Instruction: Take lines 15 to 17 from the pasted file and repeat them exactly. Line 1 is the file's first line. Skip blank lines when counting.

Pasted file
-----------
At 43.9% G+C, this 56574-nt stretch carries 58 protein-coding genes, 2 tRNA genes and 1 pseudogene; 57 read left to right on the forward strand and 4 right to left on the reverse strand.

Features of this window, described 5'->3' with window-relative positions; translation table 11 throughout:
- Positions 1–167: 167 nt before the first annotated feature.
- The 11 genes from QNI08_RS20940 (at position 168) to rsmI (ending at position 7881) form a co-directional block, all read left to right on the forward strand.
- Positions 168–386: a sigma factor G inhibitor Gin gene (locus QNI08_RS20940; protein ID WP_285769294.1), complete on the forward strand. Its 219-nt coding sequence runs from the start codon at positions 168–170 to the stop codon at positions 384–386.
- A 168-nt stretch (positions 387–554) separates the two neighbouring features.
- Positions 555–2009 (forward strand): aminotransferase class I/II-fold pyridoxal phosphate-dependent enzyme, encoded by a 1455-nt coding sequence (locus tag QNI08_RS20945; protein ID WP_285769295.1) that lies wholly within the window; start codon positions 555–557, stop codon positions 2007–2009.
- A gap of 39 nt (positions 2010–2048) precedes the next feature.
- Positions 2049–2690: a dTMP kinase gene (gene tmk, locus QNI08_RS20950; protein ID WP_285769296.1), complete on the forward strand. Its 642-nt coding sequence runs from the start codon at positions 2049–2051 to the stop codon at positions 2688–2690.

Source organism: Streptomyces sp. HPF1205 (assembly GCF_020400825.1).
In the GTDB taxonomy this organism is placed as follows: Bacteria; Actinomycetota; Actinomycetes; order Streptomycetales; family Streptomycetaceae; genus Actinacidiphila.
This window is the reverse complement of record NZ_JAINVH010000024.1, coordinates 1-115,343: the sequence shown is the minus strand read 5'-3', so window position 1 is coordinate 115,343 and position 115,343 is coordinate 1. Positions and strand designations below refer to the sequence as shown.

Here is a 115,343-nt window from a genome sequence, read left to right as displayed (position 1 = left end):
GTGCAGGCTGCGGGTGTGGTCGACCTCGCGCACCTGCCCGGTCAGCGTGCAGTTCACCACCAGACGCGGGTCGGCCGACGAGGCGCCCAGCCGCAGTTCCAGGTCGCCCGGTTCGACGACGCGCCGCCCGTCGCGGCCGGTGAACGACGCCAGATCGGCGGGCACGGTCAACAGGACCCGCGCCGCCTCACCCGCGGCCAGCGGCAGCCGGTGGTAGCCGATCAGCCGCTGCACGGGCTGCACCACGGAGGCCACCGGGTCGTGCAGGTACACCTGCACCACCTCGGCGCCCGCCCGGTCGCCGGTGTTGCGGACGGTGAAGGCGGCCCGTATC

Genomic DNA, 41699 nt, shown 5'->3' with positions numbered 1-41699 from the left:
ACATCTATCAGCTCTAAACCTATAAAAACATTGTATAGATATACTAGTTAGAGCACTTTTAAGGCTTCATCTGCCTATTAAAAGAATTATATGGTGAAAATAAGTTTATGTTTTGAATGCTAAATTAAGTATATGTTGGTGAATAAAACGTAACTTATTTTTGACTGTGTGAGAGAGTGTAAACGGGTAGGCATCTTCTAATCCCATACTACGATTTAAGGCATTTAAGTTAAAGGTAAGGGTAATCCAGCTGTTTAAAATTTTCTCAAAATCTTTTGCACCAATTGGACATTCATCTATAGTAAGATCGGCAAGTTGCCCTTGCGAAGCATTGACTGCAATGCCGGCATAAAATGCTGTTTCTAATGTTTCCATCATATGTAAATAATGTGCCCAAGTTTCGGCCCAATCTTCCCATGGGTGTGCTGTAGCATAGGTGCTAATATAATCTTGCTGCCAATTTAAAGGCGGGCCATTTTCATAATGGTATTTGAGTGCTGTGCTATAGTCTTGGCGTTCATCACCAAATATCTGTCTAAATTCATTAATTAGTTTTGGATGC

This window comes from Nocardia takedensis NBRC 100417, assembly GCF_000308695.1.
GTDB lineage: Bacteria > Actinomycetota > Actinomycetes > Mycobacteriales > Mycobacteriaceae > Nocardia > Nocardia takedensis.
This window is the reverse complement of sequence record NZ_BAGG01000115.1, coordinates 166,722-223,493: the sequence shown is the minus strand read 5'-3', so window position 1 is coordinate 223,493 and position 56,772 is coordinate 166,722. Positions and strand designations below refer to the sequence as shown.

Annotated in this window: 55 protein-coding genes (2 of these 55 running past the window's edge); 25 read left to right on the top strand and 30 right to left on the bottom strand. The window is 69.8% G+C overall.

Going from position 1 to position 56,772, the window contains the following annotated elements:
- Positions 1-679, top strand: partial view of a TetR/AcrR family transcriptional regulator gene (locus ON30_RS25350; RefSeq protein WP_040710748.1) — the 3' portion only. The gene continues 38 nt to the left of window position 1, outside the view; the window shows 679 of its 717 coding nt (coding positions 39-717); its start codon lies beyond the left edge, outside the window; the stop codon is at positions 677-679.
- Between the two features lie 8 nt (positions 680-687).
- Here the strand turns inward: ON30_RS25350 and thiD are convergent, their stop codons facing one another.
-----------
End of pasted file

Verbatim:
Genomic DNA, 41699 nt, shown 5'->3' with positions numbered 1-41699 from the left:
ACATCTATCAGCTCTAAACCTATAAAAACATTGTATAGATATACTAGTTAGAGCACTTTTAAGGCTTCATCTGCCTATTAAAAGAATTATATGGTGAAAATAAGTTTATGTTTTGAATGCTAAATTAAGTATATGTTGGTGAATAAAACGTAACTTATTTTTGACTGTGTGAGAGAGTGTAAACGGGTAGGCATCTTCTAATCCCATACTACGATTTAAGGCATTTAAGTTAAAGGTAAGGGTAATCCAGCTGTTTAAAATTTTCTCAAAATCTTTTGCACCAATTGGACATTCATCTATAGTAAGATCGGCAAGTTGCCCTTGCGAAGCATTGACTGCAATGCCGGCATAAAATGCTGTTTCTAATGTTTCCATCATATGTAAATAATGTGCCCAAGTTTCGGCCCAATCTTCCCATGGGTGTGCTGTAGCATAGGTGCTAATATAATCTTGCTGCCAATTTAAAGGCGGGCCATTTTCATAATGGTATTTGAGTGCTGTGCTATAGTCTTGGCGTTCATCACCAAATATCTGTCTAAATTCATTAATTAGTTTTGGATGC

This window comes from Nocardia takedensis NBRC 100417, assembly GCF_000308695.1.